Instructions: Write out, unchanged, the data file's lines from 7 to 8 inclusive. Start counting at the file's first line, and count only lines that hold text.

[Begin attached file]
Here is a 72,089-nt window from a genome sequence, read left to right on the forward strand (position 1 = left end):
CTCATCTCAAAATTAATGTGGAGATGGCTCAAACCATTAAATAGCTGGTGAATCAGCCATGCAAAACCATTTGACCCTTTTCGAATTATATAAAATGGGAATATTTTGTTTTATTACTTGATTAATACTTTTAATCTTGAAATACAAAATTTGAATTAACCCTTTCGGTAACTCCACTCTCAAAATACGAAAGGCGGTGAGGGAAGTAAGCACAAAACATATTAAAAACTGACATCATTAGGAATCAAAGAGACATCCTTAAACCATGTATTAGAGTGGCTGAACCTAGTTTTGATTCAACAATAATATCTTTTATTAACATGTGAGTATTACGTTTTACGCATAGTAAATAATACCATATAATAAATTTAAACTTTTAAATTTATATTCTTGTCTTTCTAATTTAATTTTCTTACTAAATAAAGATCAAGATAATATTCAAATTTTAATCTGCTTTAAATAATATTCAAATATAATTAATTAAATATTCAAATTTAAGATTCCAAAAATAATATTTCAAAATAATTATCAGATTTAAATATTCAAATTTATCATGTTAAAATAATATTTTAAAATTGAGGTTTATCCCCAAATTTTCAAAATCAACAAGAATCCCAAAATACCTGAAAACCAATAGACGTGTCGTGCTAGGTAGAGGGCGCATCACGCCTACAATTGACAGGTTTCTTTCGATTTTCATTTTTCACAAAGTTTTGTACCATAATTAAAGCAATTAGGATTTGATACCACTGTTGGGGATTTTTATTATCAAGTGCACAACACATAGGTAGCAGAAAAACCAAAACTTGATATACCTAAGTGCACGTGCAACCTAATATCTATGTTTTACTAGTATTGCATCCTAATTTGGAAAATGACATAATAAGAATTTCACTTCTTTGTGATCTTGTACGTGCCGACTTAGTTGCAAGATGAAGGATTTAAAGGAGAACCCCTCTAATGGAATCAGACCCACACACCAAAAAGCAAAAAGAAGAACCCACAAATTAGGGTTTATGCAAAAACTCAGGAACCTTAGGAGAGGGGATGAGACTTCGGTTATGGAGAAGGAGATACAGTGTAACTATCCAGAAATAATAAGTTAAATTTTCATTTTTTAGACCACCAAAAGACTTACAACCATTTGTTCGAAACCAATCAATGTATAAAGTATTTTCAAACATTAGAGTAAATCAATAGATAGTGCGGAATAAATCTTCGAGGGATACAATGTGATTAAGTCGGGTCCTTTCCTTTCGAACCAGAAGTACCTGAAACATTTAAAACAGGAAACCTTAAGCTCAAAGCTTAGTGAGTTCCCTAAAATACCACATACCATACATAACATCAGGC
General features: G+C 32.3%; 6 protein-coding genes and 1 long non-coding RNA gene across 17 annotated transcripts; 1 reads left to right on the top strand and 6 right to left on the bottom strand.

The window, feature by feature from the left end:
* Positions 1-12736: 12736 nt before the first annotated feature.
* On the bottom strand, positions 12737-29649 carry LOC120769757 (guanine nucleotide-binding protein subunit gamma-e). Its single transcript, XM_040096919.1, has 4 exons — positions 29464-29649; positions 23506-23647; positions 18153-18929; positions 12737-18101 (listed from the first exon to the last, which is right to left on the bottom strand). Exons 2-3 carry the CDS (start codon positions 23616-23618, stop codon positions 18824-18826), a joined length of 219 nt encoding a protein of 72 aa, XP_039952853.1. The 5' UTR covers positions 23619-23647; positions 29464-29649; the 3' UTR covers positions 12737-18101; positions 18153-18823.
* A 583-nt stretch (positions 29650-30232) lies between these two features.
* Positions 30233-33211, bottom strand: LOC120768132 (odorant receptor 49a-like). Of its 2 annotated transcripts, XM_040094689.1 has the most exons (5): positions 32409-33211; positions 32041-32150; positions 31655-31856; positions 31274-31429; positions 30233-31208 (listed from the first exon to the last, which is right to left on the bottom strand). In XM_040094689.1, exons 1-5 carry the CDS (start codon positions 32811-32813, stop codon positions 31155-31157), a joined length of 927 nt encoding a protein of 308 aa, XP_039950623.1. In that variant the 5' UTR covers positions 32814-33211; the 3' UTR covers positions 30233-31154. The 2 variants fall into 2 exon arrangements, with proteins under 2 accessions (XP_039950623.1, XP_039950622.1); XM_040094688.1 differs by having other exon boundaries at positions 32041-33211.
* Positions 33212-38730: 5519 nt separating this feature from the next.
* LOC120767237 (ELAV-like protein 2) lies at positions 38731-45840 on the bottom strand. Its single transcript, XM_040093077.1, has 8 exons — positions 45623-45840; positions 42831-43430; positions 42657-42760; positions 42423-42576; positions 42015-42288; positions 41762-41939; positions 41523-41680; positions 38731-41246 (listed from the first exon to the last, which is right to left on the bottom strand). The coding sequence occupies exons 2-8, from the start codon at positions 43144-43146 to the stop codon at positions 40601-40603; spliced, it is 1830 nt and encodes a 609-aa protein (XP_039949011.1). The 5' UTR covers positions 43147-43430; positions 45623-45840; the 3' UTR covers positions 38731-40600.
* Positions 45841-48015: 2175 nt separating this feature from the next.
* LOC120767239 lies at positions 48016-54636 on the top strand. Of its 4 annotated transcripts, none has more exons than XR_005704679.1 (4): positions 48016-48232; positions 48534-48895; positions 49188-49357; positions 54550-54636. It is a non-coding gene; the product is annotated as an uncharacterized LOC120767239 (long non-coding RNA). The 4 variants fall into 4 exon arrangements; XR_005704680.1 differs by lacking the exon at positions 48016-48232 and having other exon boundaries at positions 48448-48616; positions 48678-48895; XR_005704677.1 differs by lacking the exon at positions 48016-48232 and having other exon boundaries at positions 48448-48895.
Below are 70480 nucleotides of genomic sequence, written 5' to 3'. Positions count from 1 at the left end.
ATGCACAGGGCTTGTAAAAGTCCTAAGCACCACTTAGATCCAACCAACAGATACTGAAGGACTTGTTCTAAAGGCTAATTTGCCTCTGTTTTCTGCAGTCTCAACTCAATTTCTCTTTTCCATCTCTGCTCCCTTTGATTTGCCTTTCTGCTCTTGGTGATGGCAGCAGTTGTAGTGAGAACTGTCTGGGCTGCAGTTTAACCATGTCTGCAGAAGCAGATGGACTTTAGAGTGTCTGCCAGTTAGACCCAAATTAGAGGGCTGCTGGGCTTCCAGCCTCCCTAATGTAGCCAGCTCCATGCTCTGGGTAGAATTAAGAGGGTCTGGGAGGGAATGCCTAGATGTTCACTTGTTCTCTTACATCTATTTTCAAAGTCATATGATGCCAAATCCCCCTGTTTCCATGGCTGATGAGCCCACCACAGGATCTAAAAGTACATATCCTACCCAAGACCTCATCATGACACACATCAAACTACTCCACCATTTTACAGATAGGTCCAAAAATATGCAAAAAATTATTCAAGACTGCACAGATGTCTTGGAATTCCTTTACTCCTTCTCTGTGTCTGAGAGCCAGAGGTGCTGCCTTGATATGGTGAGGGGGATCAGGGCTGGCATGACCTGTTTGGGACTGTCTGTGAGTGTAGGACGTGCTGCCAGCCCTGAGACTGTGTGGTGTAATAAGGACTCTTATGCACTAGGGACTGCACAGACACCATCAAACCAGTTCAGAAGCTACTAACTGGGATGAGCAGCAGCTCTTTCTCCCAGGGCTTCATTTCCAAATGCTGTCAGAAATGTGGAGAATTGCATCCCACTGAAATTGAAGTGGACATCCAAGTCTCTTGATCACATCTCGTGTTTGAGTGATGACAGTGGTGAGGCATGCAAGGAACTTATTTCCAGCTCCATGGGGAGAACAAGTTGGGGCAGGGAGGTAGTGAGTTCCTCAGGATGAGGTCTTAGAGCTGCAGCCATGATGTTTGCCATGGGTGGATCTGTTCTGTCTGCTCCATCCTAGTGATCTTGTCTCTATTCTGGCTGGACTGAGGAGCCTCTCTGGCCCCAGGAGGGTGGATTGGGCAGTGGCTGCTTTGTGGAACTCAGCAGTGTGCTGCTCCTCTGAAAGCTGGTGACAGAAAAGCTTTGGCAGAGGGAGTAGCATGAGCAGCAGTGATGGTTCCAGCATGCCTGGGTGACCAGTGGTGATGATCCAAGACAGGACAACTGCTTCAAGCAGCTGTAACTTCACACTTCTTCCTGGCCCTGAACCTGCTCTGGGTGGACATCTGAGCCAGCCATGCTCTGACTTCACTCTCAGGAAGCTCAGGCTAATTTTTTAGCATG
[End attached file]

* A 583-nt stretch (positions 29650-30232) lies between these two features.
* Positions 30233-33211, bottom strand: LOC120768132 (odorant receptor 49a-like). Of its 2 annotated transcripts, XM_040094689.1 has the most exons (5): positions 32409-33211; positions 32041-32150; positions 31655-31856; positions 31274-31429; positions 30233-31208 (listed from the first exon to the last, which is right to left on the bottom strand). In XM_040094689.1, exons 1-5 carry the CDS (start codon positions 32811-32813, stop codon positions 31155-31157), a joined length of 927 nt encoding a protein of 308 aa, XP_039950623.1. In that variant the 5' UTR covers positions 32814-33211; the 3' UTR covers positions 30233-31154. The 2 variants fall into 2 exon arrangements, with proteins under 2 accessions (XP_039950623.1, XP_039950622.1); XM_040094688.1 differs by having other exon boundaries at positions 32041-33211.